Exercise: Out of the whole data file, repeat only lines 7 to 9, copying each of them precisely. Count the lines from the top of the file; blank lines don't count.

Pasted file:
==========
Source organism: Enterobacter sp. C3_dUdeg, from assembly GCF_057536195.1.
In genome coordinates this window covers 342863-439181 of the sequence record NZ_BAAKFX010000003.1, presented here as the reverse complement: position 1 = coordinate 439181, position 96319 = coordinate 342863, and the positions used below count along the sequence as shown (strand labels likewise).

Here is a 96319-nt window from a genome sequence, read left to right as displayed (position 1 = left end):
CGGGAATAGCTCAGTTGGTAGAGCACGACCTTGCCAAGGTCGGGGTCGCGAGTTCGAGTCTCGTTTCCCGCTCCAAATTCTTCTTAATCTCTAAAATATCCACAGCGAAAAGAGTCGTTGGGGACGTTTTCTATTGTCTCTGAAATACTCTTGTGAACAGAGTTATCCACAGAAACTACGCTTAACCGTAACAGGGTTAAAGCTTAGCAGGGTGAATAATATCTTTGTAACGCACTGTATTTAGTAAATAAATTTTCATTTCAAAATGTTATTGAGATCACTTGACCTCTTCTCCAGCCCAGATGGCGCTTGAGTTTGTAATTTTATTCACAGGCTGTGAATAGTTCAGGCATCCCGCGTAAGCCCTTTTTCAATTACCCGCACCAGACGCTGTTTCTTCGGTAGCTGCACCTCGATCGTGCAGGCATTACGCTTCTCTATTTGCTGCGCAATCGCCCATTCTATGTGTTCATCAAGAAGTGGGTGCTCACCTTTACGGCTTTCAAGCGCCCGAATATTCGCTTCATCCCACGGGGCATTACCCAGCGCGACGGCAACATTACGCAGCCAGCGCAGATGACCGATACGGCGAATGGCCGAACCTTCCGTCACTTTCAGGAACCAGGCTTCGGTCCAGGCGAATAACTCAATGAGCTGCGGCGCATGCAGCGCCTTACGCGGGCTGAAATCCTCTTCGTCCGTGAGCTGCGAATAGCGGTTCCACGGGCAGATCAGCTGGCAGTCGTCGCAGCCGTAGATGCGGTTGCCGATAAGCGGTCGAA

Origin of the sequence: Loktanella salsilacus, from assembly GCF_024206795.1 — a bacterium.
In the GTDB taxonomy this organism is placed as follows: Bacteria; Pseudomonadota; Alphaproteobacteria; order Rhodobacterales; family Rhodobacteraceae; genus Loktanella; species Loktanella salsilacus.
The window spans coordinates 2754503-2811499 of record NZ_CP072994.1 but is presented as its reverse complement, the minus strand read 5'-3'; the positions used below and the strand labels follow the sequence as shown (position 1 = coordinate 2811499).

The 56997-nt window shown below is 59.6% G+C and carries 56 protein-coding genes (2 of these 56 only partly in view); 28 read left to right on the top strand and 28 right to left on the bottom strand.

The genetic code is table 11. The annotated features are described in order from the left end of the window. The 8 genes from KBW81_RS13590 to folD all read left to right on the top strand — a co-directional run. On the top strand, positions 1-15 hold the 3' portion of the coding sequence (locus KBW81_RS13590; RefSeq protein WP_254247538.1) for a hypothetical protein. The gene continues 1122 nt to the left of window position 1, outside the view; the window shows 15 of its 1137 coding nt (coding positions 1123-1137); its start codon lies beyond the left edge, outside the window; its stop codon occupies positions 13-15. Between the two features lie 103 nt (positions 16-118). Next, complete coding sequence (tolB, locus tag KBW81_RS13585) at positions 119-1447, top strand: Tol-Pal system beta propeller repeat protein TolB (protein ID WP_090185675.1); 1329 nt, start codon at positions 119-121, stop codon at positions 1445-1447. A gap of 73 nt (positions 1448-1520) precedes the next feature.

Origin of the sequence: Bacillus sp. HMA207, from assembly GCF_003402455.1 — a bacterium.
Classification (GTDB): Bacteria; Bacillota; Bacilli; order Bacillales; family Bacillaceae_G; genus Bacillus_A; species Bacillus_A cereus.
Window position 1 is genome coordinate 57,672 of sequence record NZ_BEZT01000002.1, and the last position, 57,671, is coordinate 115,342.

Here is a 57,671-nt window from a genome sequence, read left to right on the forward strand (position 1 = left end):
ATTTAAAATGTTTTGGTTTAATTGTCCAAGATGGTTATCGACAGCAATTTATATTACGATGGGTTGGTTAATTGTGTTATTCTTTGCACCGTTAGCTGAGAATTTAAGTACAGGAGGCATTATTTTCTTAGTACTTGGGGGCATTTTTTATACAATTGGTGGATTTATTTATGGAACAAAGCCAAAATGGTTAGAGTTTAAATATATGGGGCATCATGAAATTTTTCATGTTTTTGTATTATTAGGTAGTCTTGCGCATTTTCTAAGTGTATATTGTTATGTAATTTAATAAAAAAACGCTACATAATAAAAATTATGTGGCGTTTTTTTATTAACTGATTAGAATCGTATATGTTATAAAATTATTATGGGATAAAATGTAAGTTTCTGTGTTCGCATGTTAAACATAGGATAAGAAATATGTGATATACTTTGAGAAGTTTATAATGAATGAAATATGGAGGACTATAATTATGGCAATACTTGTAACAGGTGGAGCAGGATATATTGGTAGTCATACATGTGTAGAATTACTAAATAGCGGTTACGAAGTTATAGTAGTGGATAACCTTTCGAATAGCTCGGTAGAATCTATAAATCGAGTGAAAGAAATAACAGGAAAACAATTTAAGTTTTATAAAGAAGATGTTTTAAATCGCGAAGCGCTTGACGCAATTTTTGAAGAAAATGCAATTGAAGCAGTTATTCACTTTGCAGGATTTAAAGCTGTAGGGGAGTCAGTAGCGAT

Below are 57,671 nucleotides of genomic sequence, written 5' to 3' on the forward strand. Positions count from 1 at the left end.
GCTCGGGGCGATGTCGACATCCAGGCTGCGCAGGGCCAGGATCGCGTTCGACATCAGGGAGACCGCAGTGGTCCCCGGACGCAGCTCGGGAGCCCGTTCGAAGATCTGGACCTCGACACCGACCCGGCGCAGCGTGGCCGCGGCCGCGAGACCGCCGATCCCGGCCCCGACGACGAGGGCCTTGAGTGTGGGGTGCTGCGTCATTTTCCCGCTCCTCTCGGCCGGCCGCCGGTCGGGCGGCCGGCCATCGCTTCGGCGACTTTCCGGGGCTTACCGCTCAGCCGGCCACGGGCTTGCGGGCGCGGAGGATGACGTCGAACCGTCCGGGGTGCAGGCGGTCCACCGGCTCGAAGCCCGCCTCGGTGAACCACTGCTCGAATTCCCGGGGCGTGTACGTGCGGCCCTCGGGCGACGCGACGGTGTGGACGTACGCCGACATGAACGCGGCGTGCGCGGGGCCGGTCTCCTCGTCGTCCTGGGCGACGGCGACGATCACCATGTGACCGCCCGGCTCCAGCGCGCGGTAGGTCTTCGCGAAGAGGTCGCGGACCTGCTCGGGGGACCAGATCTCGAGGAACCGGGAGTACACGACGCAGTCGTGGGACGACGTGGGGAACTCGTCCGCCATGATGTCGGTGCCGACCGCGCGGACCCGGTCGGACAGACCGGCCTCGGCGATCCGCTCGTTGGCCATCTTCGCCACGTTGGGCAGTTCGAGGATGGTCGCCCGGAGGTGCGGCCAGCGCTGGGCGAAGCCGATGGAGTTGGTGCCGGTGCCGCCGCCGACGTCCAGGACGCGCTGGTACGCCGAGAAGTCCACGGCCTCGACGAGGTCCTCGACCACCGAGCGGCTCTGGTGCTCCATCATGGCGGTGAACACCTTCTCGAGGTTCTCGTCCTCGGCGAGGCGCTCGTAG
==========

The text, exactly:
The window spans coordinates 2754503-2811499 of record NZ_CP072994.1 but is presented as its reverse complement, the minus strand read 5'-3'; the positions used below and the strand labels follow the sequence as shown (position 1 = coordinate 2811499).

The 56997-nt window shown below is 59.6% G+C and carries 56 protein-coding genes (2 of these 56 only partly in view); 28 read left to right on the top strand and 28 right to left on the bottom strand.

The genetic code is table 11. The annotated features are described in order from the left end of the window. The 8 genes from KBW81_RS13590 to folD all read left to right on the top strand — a co-directional run. On the top strand, positions 1-15 hold the 3' portion of the coding sequence (locus KBW81_RS13590; RefSeq protein WP_254247538.1) for a hypothetical protein. The gene continues 1122 nt to the left of window position 1, outside the view; the window shows 15 of its 1137 coding nt (coding positions 1123-1137); its start codon lies beyond the left edge, outside the window; its stop codon occupies positions 13-15. Between the two features lie 103 nt (positions 16-118). Next, complete coding sequence (tolB, locus tag KBW81_RS13585) at positions 119-1447, top strand: Tol-Pal system beta propeller repeat protein TolB (protein ID WP_090185675.1); 1329 nt, start codon at positions 119-121, stop codon at positions 1445-1447. A gap of 73 nt (positions 1448-1520) precedes the next feature.